One of the key requirements in writing a believable fictional book is to create characters and settings that are compelling and real enough for readers to relate to. For this book, I turned to my personal experience to help me create these characters and settings. Because of that, I am attached to all the chapters, just in different degree and on different levels. But if I have to pick one, I would choose the first chapter about Tammy, the girl who came from a dysfunctional family, started with nothing, but against all odds came out on the top. This is a character loosely based on myself.
How do you think the book will be received?
Early reviews on the book have been mostly positive. One of the qualities common to a lot of successful non-fiction books is that of having simple ideas compellingly communicated to the audience. I think my book shares that quality and I hope readers will enjoy reading it.
Most personal finance books on the market nowadays spout get rich quick themes, and yours are more back to the basics. Why write something that is against the tide?
I think every book has its audience, and readers have to use their common sense to separate the hyperbole from what's real. My book is not a get rich quick book, it's about common sense and understanding how simple it is for each of us to become financially independent if we just put on our aprons and step into the kitchen.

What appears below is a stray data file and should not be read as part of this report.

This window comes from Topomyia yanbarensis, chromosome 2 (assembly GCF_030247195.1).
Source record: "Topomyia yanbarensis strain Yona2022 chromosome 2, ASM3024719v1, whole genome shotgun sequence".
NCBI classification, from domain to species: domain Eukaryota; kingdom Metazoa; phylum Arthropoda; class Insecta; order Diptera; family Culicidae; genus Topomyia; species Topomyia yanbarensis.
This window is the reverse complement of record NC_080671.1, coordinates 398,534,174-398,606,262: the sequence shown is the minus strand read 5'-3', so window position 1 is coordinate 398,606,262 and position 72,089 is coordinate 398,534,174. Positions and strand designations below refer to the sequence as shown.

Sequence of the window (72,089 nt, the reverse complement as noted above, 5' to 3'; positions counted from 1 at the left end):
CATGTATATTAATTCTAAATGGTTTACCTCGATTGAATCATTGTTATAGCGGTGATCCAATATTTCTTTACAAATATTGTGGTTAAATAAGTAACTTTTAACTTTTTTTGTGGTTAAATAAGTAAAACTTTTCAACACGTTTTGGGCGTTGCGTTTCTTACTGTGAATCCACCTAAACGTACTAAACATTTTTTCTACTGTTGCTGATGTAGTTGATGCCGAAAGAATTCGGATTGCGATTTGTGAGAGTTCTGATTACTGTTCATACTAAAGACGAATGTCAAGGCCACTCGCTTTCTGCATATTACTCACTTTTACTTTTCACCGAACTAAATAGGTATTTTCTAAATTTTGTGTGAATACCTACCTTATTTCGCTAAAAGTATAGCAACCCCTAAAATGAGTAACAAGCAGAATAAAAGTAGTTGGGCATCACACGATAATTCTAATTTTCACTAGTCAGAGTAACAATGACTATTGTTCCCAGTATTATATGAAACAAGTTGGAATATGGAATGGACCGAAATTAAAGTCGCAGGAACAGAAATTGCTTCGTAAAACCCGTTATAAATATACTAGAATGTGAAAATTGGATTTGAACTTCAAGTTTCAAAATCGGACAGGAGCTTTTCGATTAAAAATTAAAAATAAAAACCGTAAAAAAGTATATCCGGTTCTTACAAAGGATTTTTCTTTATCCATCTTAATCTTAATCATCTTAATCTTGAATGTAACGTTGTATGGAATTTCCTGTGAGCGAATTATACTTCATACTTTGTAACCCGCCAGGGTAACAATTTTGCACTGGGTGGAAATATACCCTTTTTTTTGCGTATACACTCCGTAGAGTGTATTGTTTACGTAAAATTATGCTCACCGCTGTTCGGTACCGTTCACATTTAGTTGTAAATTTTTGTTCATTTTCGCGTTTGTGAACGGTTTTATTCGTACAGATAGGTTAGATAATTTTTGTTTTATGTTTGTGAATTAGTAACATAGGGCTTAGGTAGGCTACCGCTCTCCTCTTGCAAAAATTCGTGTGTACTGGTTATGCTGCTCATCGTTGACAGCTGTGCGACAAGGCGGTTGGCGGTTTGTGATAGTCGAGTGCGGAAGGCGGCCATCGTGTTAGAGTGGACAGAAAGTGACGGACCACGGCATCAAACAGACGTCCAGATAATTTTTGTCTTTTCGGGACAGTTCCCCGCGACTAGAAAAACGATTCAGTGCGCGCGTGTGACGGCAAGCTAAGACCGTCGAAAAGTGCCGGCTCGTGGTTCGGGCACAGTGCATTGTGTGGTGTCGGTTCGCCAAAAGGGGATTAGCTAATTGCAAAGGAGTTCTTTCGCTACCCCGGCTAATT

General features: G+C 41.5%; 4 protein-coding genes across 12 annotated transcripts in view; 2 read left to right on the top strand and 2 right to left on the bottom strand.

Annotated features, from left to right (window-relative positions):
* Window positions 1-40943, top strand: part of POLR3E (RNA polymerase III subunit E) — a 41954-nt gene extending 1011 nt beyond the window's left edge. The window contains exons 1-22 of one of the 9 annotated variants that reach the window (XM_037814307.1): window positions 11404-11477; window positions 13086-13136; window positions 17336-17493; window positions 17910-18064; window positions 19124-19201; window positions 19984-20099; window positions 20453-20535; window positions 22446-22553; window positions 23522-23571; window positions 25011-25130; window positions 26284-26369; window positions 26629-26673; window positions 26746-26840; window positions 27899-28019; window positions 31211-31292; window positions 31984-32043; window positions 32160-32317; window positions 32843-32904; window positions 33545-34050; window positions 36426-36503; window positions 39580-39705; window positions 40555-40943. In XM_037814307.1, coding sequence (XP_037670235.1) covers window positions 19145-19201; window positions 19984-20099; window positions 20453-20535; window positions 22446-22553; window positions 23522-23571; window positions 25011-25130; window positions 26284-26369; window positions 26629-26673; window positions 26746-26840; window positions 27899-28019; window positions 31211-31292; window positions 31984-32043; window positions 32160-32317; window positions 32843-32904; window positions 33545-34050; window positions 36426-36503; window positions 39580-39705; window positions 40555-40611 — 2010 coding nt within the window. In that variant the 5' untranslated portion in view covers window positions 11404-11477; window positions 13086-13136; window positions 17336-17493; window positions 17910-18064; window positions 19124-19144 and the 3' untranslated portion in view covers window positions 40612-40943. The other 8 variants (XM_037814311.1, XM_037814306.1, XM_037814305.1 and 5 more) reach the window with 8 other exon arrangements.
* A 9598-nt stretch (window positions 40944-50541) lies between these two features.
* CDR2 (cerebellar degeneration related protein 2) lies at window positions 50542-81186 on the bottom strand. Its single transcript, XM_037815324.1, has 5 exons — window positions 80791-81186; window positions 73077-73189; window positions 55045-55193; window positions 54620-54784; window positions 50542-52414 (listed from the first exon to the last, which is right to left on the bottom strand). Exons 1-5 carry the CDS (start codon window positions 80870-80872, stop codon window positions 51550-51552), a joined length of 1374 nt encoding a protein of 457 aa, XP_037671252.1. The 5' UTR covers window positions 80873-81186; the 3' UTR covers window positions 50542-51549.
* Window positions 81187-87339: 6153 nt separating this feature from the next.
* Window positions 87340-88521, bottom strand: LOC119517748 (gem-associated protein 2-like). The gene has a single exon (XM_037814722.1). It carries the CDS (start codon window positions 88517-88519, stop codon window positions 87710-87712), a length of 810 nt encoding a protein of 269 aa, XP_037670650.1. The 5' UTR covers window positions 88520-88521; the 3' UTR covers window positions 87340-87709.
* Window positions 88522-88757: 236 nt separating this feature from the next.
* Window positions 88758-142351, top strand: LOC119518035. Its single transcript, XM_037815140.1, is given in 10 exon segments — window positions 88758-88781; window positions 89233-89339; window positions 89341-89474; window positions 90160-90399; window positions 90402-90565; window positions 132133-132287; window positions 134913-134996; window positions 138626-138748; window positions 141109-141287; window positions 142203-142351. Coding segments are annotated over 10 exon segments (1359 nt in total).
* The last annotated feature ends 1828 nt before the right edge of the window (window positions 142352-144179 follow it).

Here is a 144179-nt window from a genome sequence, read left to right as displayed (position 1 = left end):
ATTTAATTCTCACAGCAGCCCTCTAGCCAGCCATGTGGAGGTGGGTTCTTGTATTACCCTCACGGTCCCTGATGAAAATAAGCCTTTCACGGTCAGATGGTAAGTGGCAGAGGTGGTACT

What do you hope your readers will do once they've read your book?
I hope they will try out the recipes! I mean really try them out in the kitchen, with their aprons on. This will reinforce the financial lesson the book associates with that recipe. They will remember the lesson because they will have a sensory memory that includes smell and taste and touch, not just an intellectual construct.
As you chop and sauté and simmer and taste that Linguine with Garlic and Anchovies, you will also remember the protective value of setting up trusts or preparing a Living Will. And the memory will be based in your body as well as your mind, which means you have a better chance of internalizing and implementing that lesson.
Unless otherwise stated, this interview was conducted at the time the book was first published, and is reproduced with permission of the publisher. This interview may not be reproduced or reprinted without permission in writing from the copyright holder.
Members review books pre-publication. Read their opinions in First Impressions
Win 5 books, each week in July!
Solve this clue:
and be entered to win..
Visitors can view some of BookBrowse for free. Full access is for members only.
Your guide toexceptional books
BookBrowse seeks out and recommends books that we believe to be best in class. Books that will whisk you to faraway places and times, that will expand your mind and challenge you -- the kinds of books you just can't wait to tell your friends about.